Kigali Hosts the Sixth CMS Africa Summit
Kigali went live last week as it hosted the sixth edition of the CMS Africa summit. CMS Africa is an organisation that champions the use of technology (open source) to change the way we develop economies. The Summit brings together both global and Africa-based speakers and delegates. It is a premier event that host tech business owners, tech innovators, and experts in the area of web & mobile design, e-commerce solutions, online business, and online exchange. In terms of delegate attendance, the summit attracts web & mobile designers, bloggers, e-commerce & online stores builders.
Kigali went live last week as it hosted the sixth edition of CMS Africa summit. CMS Africa is an organisation that champions the use of technology (open source) to change the way we develop economies. The Summit brings together both global and Africa based speakers and delegates. It is a premier event that host tech business owners, tech innovators, and experts in the area of web & mobile design, e-commerce solutions, online business, and online exchange. In terms of delegate attendance, the summit attracts web & mobile designers, bloggers, e-commerce & online stores builders.
The last event was held in Abuja, Nigeria, which is west of Africa, where the decision to take this event to East Africa was agreed. Kigali, being an upcoming tech hub was chosen to host the event in 2018. Kigali is the capital city of Rwanda, the city is built in hilly country, sprawling across about four ridges and the valleys in between. The city centre is on one of these ridges, with the main government area on another. The summit was held at the Marriott Hotel located on KN 3 avenue, three blocks from where the president lives.
Being part of the organisation of this summit, I must say we always marry the high and the low when organising this event. We started on a good note on this one, we had sponsors coming in really early and this gave us hope for a successful event. On the other hand we overlooked the fact that Kigali is an expensive city, more expensive than other previous cities. Kigali City is generally regarded as having the highest cost of living, an argument vindicated by food and electricity charges, so the few weeks before the event we were faced with a heavy deficit, most of it at the hotel where the event was being held. Just when we were about to give up, a couple of sponsors jumped in the deep end with us and we were airborne.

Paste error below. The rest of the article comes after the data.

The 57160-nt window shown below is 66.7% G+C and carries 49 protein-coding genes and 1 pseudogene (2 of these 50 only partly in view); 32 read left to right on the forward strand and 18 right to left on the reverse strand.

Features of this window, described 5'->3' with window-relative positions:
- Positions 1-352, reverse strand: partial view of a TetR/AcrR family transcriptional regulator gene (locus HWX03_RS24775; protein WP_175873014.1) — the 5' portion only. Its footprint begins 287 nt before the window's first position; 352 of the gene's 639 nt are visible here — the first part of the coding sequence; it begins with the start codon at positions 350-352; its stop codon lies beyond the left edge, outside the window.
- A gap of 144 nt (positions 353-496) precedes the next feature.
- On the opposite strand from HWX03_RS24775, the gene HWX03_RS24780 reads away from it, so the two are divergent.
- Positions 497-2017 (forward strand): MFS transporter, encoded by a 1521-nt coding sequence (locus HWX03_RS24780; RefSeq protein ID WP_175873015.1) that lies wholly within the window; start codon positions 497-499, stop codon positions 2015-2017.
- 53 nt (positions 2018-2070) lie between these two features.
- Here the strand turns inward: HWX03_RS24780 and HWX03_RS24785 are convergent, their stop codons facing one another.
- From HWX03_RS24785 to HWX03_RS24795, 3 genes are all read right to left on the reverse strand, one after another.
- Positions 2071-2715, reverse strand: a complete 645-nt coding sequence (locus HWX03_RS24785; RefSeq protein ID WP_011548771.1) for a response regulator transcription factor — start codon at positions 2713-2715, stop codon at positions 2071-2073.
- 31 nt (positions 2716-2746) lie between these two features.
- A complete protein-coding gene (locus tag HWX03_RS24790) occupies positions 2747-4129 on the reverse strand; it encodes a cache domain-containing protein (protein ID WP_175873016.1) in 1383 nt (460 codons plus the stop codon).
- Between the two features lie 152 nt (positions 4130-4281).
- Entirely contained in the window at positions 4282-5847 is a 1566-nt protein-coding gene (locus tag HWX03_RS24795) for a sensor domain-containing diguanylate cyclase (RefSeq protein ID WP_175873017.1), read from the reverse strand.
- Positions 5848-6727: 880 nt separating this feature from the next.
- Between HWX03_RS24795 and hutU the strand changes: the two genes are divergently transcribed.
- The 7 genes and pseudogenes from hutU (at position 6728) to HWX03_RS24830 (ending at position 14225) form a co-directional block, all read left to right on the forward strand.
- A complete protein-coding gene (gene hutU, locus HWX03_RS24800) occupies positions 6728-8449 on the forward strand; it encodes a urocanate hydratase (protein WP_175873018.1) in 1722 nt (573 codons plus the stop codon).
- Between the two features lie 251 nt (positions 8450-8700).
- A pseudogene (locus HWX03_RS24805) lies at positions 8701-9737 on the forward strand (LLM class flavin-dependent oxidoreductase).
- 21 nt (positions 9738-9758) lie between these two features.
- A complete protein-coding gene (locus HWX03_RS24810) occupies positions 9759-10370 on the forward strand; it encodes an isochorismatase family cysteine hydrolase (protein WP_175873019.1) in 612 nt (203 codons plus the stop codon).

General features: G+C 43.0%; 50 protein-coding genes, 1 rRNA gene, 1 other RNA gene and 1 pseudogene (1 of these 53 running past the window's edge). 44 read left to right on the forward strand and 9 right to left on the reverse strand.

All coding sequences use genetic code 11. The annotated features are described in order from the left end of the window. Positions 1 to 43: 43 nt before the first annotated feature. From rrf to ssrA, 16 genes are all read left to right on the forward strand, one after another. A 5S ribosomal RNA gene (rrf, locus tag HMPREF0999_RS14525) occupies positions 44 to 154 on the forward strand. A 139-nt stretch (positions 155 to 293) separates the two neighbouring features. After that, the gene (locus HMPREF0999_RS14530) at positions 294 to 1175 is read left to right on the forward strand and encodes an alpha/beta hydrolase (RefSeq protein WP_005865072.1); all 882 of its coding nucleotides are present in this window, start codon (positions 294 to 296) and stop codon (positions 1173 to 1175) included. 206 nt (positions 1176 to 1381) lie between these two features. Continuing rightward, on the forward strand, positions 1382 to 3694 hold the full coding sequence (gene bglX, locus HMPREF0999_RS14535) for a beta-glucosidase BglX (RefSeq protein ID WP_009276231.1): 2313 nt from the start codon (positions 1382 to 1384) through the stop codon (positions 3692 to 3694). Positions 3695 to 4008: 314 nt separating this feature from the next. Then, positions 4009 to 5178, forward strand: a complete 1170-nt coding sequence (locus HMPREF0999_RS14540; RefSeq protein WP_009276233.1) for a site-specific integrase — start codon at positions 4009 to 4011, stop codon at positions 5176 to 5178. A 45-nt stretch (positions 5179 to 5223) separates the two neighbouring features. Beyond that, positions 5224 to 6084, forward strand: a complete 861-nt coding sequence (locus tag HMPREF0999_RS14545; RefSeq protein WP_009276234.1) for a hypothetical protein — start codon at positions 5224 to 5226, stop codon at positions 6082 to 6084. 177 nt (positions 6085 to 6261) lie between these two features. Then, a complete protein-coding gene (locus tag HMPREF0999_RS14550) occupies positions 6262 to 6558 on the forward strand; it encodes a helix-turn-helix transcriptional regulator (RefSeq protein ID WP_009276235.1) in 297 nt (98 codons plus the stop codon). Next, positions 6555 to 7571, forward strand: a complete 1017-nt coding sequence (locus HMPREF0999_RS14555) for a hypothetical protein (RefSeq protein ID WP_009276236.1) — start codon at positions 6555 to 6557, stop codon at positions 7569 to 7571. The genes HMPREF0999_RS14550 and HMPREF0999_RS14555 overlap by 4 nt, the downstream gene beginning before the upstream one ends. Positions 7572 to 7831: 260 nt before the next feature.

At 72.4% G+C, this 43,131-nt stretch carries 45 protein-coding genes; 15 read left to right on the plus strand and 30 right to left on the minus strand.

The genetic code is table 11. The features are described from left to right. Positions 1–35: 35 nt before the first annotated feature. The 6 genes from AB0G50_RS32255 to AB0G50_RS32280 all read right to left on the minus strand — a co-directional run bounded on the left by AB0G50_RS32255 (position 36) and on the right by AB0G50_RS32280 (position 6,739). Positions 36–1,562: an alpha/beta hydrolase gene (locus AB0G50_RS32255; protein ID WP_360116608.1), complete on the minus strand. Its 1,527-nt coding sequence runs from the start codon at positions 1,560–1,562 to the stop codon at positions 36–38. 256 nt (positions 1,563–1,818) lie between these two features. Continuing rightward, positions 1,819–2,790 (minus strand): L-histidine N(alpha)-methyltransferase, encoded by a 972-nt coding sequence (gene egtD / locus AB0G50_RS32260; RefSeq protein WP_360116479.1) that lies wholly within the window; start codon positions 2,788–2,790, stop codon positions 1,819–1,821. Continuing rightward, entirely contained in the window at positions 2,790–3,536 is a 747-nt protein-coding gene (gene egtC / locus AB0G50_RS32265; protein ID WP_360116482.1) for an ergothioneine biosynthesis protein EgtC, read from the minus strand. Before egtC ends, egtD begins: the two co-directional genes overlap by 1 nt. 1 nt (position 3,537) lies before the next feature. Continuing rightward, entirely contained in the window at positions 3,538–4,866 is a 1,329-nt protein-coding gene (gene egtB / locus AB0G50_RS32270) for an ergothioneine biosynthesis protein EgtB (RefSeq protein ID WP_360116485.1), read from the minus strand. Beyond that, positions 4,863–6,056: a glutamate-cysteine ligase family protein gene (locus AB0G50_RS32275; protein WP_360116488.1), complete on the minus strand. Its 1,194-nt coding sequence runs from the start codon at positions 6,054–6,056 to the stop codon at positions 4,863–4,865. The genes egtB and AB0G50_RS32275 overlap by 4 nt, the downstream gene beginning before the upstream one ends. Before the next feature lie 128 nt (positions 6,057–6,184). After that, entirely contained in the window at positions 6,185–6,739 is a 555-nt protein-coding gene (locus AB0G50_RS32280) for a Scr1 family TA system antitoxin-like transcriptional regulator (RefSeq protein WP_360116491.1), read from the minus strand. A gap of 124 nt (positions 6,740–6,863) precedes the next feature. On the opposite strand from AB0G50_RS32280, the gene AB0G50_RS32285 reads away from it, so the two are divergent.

Having the blessing of the Rwanda Development Board attracted local and international speakers from content management systems organisations. WordPress were sponsoring the event for the sixth year, four years as title sponsors. Joomla came in big for the second year with gold sponsorship, together with Smart Africa, Rwanda Convention Bureau, and Joomshaper. Akeeba, WooCommerce and Techjoomla sponsored our two day meals, while SnowDog and Compound 55 were media sponsors. SnowDog sponsored our cmsafricaApp for the fifth year. Our supporting partners were I&M Bank-Kigali, TYPO3, Webstar – Uganda and Ricta. We were also partnered with government agencies Rwanda Convention Bureau, Rwanda ICT Chamber, and Tech Hubs in Kigali.
The event kicked off on Thursday, with a pre-event at the KLab, with Joomla, WordPress, TYPO3 and KQ all getting time to speak to members and answer their questions. This was an interactive three hour session with Joomla being represented by Abdulkadir Shehu, Fred Abu and myself. We later went downtown for lunch to experience the local food. The event itself was opened on the 16th March by Arnold Kwizera, the co-founder and Chief Operations Officer of Kigali Communications Associates, a PR Firm based in Kigali, Rwanda. Arnold has a keen interest in the role and impact of media in today’s society. He was followed by a keynote by Alex Ntare, Chief Executive Officer of the Rwanda ICT Chamber. Alex's work involves bridging the gap between private and public sector players in the ICT industry as well as overseeing and establishing new innovation centres for technology startups, among them KLAB, Fablab Rwanda and a new Applied Research Labs.